Press Releases

Press Release: Maryland Governor Backs Big Alcohol

O'Malley Allows Bill to Become Law Without Actually Signing It - Alcopops to be Taxed as Beer

SAN RAFAEL, Calif., May 23 -- Maryland Governor Martin O'Malley announced Wednesday that he would allow SB 745, a bill that will keep alcopops cheap and readily available to minors throughout his state, to become law. In choosing not to veto the bill, O'Malley sided with the influential alcohol industry over the strong objections of youth advocates, public safety officials, and his own Attorney General, Douglas Gansler.

"We are deeply disappointed that Governor O'Malley did not stand up to Big Alcohol and put the health and safety of Maryland's youth before corporate profits," said Bruce Livingston, executive director of Marin Institute. "While California, Utah, and Maine have recognized the danger to youth and taken action to limit youth access to alcopops, O'Malley caved to the wishes of the industry to keep the dangerous drinks relatively inexpensive and widely available."

SB 745 defines alcopops as beer in Maryland allowing them to be taxed cheaply at 9 cents a gallon, instead of the $1.50 per gallon tax applied to distilled spirits. SB 745 also allows alcopops to continue to be sold like beer, in the thousands of convenience stores, gas stations and mini-marts where youth congregate.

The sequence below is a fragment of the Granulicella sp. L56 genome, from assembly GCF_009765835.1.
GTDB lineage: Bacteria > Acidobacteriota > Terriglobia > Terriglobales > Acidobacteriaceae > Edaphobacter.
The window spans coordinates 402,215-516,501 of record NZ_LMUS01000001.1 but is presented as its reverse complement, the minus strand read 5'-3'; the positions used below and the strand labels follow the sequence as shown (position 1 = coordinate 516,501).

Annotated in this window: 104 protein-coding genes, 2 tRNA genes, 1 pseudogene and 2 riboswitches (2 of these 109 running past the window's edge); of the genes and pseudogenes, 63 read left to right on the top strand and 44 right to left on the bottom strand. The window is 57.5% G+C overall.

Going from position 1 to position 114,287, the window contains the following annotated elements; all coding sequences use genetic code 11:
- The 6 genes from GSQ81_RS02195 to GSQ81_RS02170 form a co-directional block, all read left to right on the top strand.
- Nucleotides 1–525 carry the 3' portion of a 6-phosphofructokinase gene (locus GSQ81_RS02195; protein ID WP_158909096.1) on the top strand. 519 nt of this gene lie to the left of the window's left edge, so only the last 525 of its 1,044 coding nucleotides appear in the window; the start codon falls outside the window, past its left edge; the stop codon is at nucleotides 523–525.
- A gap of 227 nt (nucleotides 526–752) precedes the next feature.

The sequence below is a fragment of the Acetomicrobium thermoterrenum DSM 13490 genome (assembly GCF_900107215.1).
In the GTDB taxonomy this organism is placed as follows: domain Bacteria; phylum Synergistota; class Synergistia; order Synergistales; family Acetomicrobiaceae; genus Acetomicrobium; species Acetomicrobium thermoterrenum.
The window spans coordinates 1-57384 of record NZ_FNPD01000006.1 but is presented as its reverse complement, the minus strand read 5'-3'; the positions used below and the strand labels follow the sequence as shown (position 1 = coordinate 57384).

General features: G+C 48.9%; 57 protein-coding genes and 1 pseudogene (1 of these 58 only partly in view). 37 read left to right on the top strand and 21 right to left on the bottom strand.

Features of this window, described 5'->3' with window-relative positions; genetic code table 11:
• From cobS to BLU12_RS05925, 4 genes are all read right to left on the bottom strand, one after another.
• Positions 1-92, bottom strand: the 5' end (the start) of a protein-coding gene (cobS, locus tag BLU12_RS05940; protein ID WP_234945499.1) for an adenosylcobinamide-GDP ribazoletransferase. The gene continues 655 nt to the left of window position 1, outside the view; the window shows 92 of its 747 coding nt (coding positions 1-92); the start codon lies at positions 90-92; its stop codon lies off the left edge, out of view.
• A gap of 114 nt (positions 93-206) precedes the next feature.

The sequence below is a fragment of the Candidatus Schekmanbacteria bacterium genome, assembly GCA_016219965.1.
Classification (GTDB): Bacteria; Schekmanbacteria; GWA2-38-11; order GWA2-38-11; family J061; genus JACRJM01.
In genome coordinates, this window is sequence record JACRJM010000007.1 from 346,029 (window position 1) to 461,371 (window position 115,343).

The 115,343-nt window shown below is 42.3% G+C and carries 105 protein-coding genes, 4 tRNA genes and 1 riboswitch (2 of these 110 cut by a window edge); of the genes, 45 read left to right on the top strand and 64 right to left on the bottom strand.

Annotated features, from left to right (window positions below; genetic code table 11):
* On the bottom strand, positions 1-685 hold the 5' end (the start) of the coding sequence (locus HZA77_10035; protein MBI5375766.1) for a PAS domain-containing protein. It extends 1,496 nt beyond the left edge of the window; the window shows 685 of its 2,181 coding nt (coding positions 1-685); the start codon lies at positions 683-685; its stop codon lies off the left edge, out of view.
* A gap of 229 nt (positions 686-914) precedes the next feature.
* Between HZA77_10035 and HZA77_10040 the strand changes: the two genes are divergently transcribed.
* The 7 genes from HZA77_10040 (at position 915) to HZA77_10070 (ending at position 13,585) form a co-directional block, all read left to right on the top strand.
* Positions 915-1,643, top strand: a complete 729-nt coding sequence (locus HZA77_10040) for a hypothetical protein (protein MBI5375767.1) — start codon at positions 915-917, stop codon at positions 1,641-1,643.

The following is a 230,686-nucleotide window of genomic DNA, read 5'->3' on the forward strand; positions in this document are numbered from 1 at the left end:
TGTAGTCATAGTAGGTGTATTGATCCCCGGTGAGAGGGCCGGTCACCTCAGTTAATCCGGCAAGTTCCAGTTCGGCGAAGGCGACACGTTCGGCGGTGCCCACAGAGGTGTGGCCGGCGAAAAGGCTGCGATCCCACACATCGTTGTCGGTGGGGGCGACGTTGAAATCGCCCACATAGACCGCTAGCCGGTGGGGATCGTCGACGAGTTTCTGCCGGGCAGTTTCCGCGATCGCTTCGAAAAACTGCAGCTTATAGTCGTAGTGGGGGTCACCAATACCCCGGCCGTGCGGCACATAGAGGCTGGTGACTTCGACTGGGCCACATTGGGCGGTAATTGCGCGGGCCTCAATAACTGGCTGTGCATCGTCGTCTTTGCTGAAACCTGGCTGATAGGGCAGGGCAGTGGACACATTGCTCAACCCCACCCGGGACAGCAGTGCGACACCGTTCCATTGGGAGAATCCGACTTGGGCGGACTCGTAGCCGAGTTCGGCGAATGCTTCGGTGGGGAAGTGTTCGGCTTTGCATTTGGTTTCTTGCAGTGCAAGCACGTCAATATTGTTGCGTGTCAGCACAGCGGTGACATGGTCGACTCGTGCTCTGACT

Attorney General Douglas Gansler had stated that alcopops should be taxed and distributed as distilled spirits in an effort to make the drinks less accessible to Maryland's youth. In a transparent attempt to avoid responsibility for his actions O'Malley claimed the legislature had not done a thorough job on the bill and a broader consensus was still needed to regulate the beverages.

"This unfortunate and cowardly move by Governor O'Malley will have a lasting impact on the state of Maryland," Livingston added. "The consensus already exists that underage drinkers are attracted to and drink alcopops. And research shows they are four times more likely to develop alcohol problems if they start drinking before age 15. SB 745 also denies Maryland millions of dollars in tax revenues each year, monies that could be used for treatment and prevention programs to mitigate the costs of underage alcohol use."